Since the assault, Foss says hasn’t been able to hold down a job to care for herself and her daughter.

Kate Weber says she was raped one week into an Air Force deployment to Germany when she was 18 and now suffers from severe PTSD. Here, she carries the uniforms of a fellow military rape survivor whom she’s helping move.

Suzie Champoux mourns the death of her daughter, Army Sgt. Sophie Champoux, who committed suicide under suspicious circumstances after allegedly being repeatedly raped while in the military. Suzie places a picture of her daughter in a display case at her local Veterans of Foreign Wars chapter in Clermont, Florida.

Dr. Nancy Lutwak, a VA emergency room physician in New York, opened up a room just for female vets so they could have a safe place to share their experience of being raped in the military and the health problems they face due to the assaults.

Jennifer Norris says she was drugged and raped after joining the Air Force. In tech school, Norris says, she fought off the advances of other superiors. “It’s like being in a domestic-violence marriage that you can’t get divorced from,” she says. Norris reported the assaults, rape, and harassment and saw her attackers punished—but then says she endured a sustained campaign of retaliation by her peers at work. Now she suffers with PTSD and has become an advocate, counseling MST survivors in Maine.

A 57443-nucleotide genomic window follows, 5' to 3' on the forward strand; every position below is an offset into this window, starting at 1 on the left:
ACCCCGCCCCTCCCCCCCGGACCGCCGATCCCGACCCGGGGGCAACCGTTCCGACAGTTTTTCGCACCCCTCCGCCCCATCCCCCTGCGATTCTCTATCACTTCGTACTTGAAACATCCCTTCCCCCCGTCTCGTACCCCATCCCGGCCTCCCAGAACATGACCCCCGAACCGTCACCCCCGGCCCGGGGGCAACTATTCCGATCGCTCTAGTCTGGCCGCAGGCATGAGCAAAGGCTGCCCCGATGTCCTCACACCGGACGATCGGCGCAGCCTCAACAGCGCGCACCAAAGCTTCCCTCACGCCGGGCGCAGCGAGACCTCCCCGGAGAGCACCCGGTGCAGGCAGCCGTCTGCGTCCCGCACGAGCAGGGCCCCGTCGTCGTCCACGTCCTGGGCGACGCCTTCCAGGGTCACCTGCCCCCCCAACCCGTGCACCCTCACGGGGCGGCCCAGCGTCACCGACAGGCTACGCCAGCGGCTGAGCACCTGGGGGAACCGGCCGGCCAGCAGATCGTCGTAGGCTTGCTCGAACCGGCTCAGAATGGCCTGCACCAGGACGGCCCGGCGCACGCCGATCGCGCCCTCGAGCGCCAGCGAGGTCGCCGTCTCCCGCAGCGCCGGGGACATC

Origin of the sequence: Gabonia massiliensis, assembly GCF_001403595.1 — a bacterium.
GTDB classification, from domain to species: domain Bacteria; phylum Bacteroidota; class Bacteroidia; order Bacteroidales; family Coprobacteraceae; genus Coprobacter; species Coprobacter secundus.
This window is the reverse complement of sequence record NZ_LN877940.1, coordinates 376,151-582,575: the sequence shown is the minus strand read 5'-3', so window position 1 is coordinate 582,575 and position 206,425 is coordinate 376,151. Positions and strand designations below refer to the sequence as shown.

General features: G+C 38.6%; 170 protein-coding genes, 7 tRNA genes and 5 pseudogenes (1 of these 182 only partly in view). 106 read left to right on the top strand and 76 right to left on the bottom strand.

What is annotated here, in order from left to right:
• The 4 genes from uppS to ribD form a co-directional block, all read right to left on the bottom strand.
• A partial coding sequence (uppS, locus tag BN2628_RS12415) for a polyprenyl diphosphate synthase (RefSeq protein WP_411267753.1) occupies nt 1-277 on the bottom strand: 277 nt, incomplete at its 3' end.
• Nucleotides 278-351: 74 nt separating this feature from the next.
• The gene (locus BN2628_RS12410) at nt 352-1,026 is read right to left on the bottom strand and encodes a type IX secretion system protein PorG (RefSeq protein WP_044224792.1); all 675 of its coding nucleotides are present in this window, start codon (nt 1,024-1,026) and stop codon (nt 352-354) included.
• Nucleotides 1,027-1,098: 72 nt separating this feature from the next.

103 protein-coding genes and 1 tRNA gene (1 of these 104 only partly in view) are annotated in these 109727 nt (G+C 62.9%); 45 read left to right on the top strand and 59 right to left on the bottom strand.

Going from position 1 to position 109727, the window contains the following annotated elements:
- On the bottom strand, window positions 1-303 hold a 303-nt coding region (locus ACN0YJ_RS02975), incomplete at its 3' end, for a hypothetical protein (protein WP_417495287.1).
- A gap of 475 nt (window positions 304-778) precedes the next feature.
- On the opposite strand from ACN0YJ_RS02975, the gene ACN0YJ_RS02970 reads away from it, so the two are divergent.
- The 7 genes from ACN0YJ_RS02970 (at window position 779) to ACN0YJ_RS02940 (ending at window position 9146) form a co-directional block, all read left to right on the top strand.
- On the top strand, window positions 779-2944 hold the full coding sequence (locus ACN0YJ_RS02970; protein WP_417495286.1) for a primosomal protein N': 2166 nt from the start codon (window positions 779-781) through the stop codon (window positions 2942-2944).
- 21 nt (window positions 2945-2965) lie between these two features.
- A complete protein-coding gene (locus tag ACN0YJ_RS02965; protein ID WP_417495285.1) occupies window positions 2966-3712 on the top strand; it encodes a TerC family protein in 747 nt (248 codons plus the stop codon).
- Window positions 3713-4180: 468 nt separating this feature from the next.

Tiffany Berkland and Elisha Morrow were sexually harassed by the same man when in basic training after joining the Coast Guard. “He haunts your person by day and your dreams at night,” Morrow says. They did not report the harassment for fear of being kicked out but came forward when they met a third victim. When their case went to trial, they met a fourth young woman who had been raped recently by the same superior. Berkland and Morrow say they’re guilt-ridden for not coming forward sooner.

Sen. Kirsten Gillibrand (D-N.Y.) is fighting to take military rape cases outside the chain of command. A recent Senate vote for her proposed Military Justice Improvement Act fell five votes short.

Jennifer Norris testifies on Capitol Hill before a sparsely attended House Armed Services Committee hearing on sexual misconduct by basic training instructors at Lackland Air Force Base in San Antonio.